Mapping the territory for leaders of school trusts
In Robert MacFarlane’s ‘Mountain of the Minds’, he tells the story of cartography through the ages. MacFarlane describes how explorers were able to codify their growing knowledge of the world through the form of maps. These maps became increasingly accurate and sophisticated through the centuries, enabling others to understand new territories better, and follow in the explorers’ footsteps.
In the last decade, we have seen a significant and structural change to the way that schools are led and governed. Over fifty per cent of children in England are now educated in academies which account for 44% of the workforce. Increasingly, these schools are working together as part of school trusts.
School leaders are now known by titles unfamiliar to the English education system 10 years ago, such as Principal, Executive Headteacher and Trust CEO. More importantly than their titles, they have had to learn new things: a working knowledge of academies’ finance; the difference between members, trustees and new conceptions of local governance; and the technicalities of school re-brokerages, sponsor arrangements and trust mergers.
And even in more familiar areas of school leadership, such as the curriculum or managing teams, we have fresh questions to answer: what is the best way to organise the curriculum across my 20 schools? How do I line manage 7 headteachers most effectively?
A new domain of educational leadership has been established and with it, a challenge to prepare leaders to be able to successfully navigate this new territory.
In CST’s recent publication on the future of school trusts, ‘Systems of Meaning’, Leora Cruddas acknowledges that we have more to do as a system to establish a clearly-defined model of trust leadership beyond the current NPQEL and more generic or organisational models in the system.
In this paper, Cruddas makes an argument for more domain-specific approaches to trust leadership, emphasising that trust leaders are not ‘heroic visionaries’ but rather people with a ‘deep knowledge and understanding of the substance of education’.
At Ambition Institute, we’ve been thinking about this challenge for a little while. Since becoming the first provider of development programmes for trust CEOs back in 2015, we’ve been evolving our approach to supporting system leaders. In the last 18 months, we’ve developed a new programme for CEOs of medium-to-large trusts, with the aim of supporting them to navigate the most important challenges that persist across the system.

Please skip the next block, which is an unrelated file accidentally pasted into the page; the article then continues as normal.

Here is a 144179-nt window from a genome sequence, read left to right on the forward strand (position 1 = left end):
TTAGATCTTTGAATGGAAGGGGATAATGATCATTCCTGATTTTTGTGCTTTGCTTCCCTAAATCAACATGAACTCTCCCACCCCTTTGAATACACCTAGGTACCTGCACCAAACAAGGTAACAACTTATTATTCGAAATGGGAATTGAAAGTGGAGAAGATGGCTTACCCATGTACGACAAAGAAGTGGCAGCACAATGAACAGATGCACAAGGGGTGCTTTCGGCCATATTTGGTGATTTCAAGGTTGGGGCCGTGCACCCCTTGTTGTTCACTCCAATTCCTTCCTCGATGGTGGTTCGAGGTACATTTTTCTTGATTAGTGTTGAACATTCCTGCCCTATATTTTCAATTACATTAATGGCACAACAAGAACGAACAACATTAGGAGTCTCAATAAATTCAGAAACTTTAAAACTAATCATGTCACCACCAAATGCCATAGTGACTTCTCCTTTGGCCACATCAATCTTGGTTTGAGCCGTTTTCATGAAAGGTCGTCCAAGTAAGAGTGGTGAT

Underpinning this new programme is our belief that the first step to a more domain-specific approach is a better understanding of the most persistent problems that leaders in the system face. The second step is to build up leaders’ expertise around these problems. We believe this will help leaders be more prepared to ‘think the unthought, solve persistent or novel problems, contribute to society’s conversation about schooling and shape the system’ – as Leora outlined in ‘Systems of Meaning’.
This draws on a growing evidence base that suggests that school leaders having deep knowledge of their core business (domain-specific) is important (Robinson, 2017). Artz et al (2017) refer to this as ‘boss competence’ and report two interesting findings: first, that boss competence ‘is the single strongest predictor of a worker’s job satisfaction’; and second, ‘that even if a worker stays in the same job and workplace, a rise in the competence of a supervisor is associated with an improvement in the worker’s well-being’. An emphasis on leadership being more closely connected to the actual work school leaders do has the potential to impact positively through training and professional qualifications.
Adopting a more domain-specific approach to leadership brings its own challenges. We have to understand in detail not just the broad problems that leaders face, but also how leaders are thinking about and responding to these. Through unpicking their ‘mental models’ and eliciting relevant knowledge, we can understand better how to build expertise in others – not just as formal knowledge, but through opportunities to practice.
A new domain of educational leadership has been established and with it, a challenge to prepare leaders to be able to successfully navigate this new territory.Tom Rees
School trusts look set to play a greater role in our education system in the future and it’s essential that we can set their leaders up for success through understanding more clearly, the specific work they do and preparing them for this through high quality training. To do this, we need to be forensic in understanding the specific things leaders in trusts need to know and be able to do, to deal with the complex problems that persist in the school system.
As with those early maps, the better we accurately chart this new frontier, the more sure-footed will be those who venture there in the future.
Robinson, V. M. J., Le Fevre, D. M., Sinnema, C. E. L., & Meyer, F. (Eds.,) (2017). Open to Learning Leadership: How to Build Trust while Tackling Tough Issues. Moorabbin, Victoria: Hawker Brownlow.
Artz, B., Goodall, A., Oswald, A., (2017) Boss Competence and Worker Well-Being. ILR Review. Los Angeles, CA: SAGE Publications, 70(2) pp. 419–450.